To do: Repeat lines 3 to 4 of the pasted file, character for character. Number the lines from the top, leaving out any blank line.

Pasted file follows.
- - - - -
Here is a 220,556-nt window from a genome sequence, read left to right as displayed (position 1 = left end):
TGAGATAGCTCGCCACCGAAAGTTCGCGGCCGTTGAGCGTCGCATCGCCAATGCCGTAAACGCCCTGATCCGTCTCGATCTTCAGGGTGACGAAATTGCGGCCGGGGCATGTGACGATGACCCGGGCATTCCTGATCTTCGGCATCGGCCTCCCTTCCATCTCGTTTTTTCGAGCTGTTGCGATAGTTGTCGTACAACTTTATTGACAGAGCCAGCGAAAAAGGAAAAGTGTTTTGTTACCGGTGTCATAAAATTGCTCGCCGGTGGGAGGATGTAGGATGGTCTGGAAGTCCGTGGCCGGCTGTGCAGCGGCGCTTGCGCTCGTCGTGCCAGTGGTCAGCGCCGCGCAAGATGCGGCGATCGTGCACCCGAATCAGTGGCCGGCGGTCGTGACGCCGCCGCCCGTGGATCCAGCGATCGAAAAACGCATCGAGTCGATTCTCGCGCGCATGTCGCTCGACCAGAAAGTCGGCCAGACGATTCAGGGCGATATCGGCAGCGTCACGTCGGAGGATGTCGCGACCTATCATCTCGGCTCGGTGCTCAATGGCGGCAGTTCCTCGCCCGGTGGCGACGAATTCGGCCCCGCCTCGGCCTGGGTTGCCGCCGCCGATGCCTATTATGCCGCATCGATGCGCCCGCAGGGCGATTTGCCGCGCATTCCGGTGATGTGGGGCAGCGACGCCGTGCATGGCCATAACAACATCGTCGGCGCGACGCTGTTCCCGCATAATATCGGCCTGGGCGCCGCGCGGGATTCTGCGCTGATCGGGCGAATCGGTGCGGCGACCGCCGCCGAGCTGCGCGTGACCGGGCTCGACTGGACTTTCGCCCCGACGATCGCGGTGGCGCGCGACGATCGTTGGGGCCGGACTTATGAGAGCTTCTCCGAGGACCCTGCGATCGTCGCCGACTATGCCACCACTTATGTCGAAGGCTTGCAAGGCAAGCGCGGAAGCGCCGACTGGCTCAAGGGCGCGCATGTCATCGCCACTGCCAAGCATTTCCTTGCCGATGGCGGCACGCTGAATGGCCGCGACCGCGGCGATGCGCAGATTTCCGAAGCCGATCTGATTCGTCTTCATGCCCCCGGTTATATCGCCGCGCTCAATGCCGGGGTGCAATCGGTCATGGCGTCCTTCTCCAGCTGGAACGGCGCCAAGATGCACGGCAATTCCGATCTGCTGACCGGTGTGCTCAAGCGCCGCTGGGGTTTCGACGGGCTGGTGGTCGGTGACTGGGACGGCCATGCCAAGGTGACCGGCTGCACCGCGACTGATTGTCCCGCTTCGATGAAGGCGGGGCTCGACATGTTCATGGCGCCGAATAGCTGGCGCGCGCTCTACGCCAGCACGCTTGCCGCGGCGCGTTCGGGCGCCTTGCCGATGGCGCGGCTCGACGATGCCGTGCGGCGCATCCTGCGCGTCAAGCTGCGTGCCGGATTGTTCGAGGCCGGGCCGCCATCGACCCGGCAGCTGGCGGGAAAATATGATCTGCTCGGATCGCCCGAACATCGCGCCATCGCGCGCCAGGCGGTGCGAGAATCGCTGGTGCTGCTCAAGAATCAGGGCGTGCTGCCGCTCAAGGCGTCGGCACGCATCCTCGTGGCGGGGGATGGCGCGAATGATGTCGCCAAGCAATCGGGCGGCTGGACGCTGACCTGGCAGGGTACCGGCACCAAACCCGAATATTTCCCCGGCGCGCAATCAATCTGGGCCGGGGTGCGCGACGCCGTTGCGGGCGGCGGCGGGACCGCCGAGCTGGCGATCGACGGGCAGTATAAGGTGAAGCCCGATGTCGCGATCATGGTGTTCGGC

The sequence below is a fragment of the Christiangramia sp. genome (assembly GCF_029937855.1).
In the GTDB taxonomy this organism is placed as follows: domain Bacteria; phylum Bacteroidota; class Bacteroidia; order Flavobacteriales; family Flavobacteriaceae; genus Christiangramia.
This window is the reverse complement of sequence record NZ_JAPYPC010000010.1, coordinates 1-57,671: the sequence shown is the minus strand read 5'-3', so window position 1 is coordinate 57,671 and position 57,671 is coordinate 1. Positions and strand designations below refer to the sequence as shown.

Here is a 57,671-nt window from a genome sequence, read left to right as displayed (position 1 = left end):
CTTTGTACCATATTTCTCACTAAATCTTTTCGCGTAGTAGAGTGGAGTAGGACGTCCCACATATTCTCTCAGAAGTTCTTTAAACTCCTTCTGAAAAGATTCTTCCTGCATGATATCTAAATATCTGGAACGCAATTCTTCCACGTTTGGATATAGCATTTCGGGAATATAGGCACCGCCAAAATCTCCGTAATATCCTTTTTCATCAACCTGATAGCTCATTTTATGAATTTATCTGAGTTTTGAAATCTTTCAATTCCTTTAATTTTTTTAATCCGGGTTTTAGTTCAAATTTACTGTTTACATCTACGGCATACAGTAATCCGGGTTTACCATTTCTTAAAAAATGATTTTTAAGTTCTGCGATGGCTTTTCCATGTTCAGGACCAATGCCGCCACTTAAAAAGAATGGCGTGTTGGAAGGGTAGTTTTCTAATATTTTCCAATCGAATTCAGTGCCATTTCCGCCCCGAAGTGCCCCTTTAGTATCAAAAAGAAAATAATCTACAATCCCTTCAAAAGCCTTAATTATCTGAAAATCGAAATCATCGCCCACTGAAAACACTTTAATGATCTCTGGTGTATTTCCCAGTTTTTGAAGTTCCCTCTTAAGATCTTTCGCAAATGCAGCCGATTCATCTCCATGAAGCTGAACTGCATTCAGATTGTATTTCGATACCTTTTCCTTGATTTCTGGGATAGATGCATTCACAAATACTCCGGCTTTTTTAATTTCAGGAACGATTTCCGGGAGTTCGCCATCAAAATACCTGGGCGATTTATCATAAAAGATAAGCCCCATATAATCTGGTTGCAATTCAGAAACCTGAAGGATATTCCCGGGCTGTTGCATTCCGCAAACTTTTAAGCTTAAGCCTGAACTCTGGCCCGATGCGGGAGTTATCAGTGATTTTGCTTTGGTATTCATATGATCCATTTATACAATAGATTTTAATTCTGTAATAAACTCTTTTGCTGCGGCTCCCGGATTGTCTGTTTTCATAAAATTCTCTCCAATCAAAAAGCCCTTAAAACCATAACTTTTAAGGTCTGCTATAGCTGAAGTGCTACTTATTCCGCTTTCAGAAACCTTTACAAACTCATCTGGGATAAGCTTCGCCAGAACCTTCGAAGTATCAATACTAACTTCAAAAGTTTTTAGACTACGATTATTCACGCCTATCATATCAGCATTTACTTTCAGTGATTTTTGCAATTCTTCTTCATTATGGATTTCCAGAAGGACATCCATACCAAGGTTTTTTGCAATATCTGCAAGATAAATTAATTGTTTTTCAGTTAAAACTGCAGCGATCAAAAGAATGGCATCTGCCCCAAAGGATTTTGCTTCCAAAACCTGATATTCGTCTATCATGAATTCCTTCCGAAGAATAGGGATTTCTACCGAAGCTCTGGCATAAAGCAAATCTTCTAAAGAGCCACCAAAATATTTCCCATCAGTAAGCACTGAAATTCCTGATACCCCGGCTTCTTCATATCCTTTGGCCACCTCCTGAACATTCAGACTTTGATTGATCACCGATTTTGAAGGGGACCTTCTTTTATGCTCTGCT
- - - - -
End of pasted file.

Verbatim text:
The sequence below is a fragment of the Christiangramia sp. genome (assembly GCF_029937855.1).
In the GTDB taxonomy this organism is placed as follows: domain Bacteria; phylum Bacteroidota; class Bacteroidia; order Flavobacteriales; family Flavobacteriaceae; genus Christiangramia.